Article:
- Open: they have no idea what their major will be and seek to explore to discover their major interest.
We have not seen a reduction in student performance (fall hidden GPA) in science core GIR or non-science core GIR subjects.
The number of unique majors selected by students electing early sophomore standing has increased from 17 to 19.
- There is a reduction in the percentage of early sophomores declaring Course 6, although it is too early to tell if this will correlate with ultimate major declarations for the full class.
To augment the experiment, the Office of the Vice Chancellor (OVC) offered support to departments for developing subjects to aid students in major exploration.
- Eight new subjects were created and offered this year, a handful of others were revised and advertised with OVC support, and at least two more will be offered during AY2020.
- For details see: https://ovc.mit.edu/strategic-priorities/faculty-call-for-exploratory-subjects/
Important open questions remain about the experiment’s current and longer-term impacts that we are committed to answering.
- How does taking classes on P/NR (either in the first semester or thereafter) impact performance in those classes and in subsequent classes that rely on that material?
- Does taking science core GIRs on P/NR impact reported levels of academic stress?
- How does the policy affect student confidence in their choice of major? How does it affect satisfaction with the major after graduation?
We are also committed to continuing to experiment.
- We are considering a potential experiment for the Class of 2023 in discussion with the CUP.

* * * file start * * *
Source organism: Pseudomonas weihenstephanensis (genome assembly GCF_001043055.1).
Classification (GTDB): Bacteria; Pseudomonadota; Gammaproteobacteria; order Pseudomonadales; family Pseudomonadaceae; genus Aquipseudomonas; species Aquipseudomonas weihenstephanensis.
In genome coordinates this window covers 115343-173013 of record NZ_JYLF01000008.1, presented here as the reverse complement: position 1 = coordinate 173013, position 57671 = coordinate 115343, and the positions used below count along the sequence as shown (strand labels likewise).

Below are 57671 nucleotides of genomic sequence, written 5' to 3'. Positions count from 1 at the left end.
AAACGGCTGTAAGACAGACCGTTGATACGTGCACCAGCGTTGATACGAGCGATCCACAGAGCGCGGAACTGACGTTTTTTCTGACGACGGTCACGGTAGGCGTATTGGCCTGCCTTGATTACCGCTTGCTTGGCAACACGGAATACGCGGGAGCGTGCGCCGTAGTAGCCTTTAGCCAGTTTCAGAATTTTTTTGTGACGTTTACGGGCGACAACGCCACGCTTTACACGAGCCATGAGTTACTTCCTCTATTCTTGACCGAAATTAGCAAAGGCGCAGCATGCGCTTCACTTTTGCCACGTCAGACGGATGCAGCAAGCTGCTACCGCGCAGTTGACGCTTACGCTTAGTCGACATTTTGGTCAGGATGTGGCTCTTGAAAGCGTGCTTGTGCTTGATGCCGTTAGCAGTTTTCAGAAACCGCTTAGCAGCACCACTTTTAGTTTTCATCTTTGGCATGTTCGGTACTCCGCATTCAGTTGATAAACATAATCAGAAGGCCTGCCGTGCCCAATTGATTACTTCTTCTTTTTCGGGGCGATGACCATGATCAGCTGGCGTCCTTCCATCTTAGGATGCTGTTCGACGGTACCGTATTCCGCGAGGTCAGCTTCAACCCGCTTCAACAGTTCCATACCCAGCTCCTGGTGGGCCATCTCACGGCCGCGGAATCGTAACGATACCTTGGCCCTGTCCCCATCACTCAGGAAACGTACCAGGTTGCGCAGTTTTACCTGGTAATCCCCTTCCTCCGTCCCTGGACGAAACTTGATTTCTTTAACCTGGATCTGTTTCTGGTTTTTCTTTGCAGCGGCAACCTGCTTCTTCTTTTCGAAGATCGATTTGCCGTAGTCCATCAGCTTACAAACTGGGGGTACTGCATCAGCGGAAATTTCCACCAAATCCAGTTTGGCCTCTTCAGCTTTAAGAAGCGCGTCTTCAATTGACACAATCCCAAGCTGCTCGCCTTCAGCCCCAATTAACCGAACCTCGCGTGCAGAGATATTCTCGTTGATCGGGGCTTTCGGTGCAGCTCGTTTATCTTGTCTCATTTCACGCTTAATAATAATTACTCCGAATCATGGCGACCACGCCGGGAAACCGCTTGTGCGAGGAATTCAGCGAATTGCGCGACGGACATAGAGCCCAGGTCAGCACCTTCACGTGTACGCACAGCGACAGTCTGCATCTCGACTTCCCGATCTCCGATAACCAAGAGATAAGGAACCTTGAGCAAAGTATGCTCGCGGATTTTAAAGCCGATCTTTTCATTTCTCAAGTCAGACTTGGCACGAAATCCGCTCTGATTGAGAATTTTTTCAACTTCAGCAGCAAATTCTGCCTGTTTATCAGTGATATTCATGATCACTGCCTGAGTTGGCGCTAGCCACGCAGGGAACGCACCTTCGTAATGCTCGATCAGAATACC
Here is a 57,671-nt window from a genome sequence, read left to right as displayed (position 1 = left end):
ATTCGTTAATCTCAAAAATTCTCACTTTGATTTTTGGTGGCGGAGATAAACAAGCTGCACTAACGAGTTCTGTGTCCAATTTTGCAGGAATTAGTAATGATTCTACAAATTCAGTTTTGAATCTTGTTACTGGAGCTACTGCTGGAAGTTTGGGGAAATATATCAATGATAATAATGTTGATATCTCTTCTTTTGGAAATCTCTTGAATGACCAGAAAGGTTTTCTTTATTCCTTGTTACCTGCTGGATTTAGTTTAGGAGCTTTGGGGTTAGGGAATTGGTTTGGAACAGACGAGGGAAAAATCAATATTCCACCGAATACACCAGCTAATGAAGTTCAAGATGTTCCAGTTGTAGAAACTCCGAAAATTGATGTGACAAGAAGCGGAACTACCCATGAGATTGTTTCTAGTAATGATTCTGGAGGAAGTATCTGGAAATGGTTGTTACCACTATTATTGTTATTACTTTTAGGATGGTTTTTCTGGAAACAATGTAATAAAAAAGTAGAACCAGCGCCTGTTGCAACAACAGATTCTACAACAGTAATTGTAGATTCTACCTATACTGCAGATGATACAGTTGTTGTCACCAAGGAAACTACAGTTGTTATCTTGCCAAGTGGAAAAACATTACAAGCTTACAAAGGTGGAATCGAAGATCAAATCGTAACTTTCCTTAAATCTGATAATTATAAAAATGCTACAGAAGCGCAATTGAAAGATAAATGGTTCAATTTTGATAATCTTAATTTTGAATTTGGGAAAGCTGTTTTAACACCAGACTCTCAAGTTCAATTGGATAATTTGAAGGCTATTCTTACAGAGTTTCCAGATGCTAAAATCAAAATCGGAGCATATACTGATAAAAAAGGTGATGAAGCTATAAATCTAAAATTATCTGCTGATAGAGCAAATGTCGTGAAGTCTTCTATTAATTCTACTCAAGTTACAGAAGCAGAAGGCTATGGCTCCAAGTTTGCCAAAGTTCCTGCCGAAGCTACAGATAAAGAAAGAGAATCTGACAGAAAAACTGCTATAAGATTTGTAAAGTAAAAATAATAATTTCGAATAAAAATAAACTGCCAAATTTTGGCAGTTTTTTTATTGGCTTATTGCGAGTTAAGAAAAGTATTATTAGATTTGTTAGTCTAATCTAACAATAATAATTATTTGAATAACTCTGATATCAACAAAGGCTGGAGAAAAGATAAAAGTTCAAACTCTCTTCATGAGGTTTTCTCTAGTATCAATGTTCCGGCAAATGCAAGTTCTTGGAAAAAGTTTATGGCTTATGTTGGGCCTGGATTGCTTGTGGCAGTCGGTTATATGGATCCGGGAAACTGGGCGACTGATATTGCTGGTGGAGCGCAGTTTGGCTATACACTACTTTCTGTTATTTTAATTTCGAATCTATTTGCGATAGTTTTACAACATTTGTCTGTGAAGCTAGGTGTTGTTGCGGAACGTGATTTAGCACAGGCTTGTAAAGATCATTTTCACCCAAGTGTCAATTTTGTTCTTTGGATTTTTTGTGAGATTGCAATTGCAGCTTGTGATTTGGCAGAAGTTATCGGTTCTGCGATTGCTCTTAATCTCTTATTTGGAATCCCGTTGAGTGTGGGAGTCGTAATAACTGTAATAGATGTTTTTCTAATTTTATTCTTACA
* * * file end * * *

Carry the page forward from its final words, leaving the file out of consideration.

- Our initial findings from the current experiment indicate a need to encourage more low-unit discovery of majors, minors, and topics in addition to enabling more traditional student practices of exploring majors through introductory subjects. The proposed Phase Two experiment is designed to balance these two approaches.
- Advising pilot for the Class of 2023
- Another important need expressed by students and faculty throughout our efforts is the need to improve our advising system in the first year and beyond. The proposed pilot divides advising functions among a small network including faculty, staff, and peers rather than concentrating the many functions in a single faculty member.
- Testing “blue-sky ideas” in first-year learning communities
- Building on student ideas from the two Designing the First-Year Experience offerings (Spring 2018 and IAP 2019) as well as ideas from faculty and instructors, we intend to leverage the flexible and personalized nature of the First-Year Learning Communities to try out new approaches to foster curiosity in the first year.